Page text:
Christ was following the Jewish custom for a royal entry. The animal on which He rode was that ridden by the kings of Israel, and prophecy had foretold that thus the Messiah should come to His kingdom. No sooner was He seated upon the colt than a loud shout of triumph rent the air. The multitude hailed Him as Messiah, their King. Jesus now accepted the homage which He had never before permitted, and the disciples received this as proof that their glad hopes were to be realized by seeing Him established on the throne. The multitude were convinced that the hour of their emancipation was at hand. In imagination they saw the Roman armies driven from Jerusalem, and Israel once more an independent nation. All were happy and excited; the people vied with one another in paying Him homage. They could not display outward pomp and splendor, but they gave Him the worship of happy hearts. They were unable to present Him with costly gifts, but they spread their outer garments as a carpet in His path, and they also strewed the leafy branches of the olive and the palm in the way. They could lead the triumphal procession with no royal standards, but they cut down the spreading palm boughs, Nature's emblem of victory, and waved them aloft with loud acclamations and hosannas.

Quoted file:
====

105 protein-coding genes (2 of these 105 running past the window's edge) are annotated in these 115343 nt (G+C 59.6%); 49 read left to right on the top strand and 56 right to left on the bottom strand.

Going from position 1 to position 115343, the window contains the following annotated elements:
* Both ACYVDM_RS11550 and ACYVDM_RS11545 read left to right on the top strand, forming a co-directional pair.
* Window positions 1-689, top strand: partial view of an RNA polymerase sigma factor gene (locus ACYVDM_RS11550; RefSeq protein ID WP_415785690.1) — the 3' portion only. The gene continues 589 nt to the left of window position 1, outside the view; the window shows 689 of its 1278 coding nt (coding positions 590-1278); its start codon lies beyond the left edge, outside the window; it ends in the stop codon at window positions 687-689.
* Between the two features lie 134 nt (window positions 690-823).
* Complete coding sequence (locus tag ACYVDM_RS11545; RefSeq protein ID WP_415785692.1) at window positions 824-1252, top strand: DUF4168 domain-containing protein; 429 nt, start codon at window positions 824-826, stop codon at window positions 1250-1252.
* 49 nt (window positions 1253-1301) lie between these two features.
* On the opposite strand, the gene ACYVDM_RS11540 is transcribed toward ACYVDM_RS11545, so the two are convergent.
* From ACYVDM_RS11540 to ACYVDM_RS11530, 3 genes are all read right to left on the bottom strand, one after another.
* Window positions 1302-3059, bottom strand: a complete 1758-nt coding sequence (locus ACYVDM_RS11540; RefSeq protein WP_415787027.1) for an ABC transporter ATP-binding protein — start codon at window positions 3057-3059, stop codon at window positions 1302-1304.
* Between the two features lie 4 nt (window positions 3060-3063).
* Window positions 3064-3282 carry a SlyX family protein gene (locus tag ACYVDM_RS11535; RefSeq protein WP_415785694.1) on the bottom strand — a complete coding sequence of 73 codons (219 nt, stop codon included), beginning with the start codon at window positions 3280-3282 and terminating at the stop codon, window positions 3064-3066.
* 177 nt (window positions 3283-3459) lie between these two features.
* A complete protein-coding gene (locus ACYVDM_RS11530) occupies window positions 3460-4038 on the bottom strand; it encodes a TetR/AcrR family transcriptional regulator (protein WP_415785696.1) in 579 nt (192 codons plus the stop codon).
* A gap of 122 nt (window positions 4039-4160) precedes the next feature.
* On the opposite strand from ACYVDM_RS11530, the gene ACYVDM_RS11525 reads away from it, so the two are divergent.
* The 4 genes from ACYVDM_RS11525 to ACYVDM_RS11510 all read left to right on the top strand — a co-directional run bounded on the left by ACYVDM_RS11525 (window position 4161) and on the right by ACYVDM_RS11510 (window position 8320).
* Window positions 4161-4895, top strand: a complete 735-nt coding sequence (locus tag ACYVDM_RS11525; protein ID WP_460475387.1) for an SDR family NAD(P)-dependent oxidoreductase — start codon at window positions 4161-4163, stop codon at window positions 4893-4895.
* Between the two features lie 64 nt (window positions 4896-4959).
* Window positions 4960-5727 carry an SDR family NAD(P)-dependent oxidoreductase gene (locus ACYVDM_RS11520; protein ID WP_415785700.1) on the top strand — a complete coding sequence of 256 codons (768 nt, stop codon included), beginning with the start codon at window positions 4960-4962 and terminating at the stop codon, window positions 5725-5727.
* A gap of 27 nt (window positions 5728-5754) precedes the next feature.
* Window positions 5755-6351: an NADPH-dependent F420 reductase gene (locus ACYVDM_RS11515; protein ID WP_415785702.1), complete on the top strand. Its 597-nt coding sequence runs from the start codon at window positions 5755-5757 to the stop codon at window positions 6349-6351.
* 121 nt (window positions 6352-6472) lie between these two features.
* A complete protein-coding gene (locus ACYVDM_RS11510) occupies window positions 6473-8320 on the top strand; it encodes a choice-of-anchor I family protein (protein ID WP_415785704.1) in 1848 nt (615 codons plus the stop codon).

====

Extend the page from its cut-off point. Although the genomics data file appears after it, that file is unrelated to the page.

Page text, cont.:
As they proceeded, the multitude was continually increased by those who had heard of the coming of Jesus and hastened to join the procession. Spectators were constantly mingling with the throng, and asking, Who is this? What does all this commotion signify? They had all heard of Jesus, and expected Him to go to Jerusalem; but they knew that He had heretofore discouraged all effort to place Him on the throne, and they were greatly astonished to learn that this was He. They wondered what could have wrought this change in Him who had declared that His kingdom was not of this world.
Their questionings are silenced by a shout of triumph. Again and again it is repeated by the eager throng; it is taken up by the people afar off, and echoed from the surrounding hills and valleys. And now the procession is joined by crowds from Jerusalem. From the multitudes gathered to attend the Passover, thousands go forth to welcome Jesus. They greet Him with the waving of palm branches and a burst of sacred song. The priests at the temple sound the trumpet for evening service, but there are few to respond, and the rulers say to one another in alarm. "The world is gone after Him."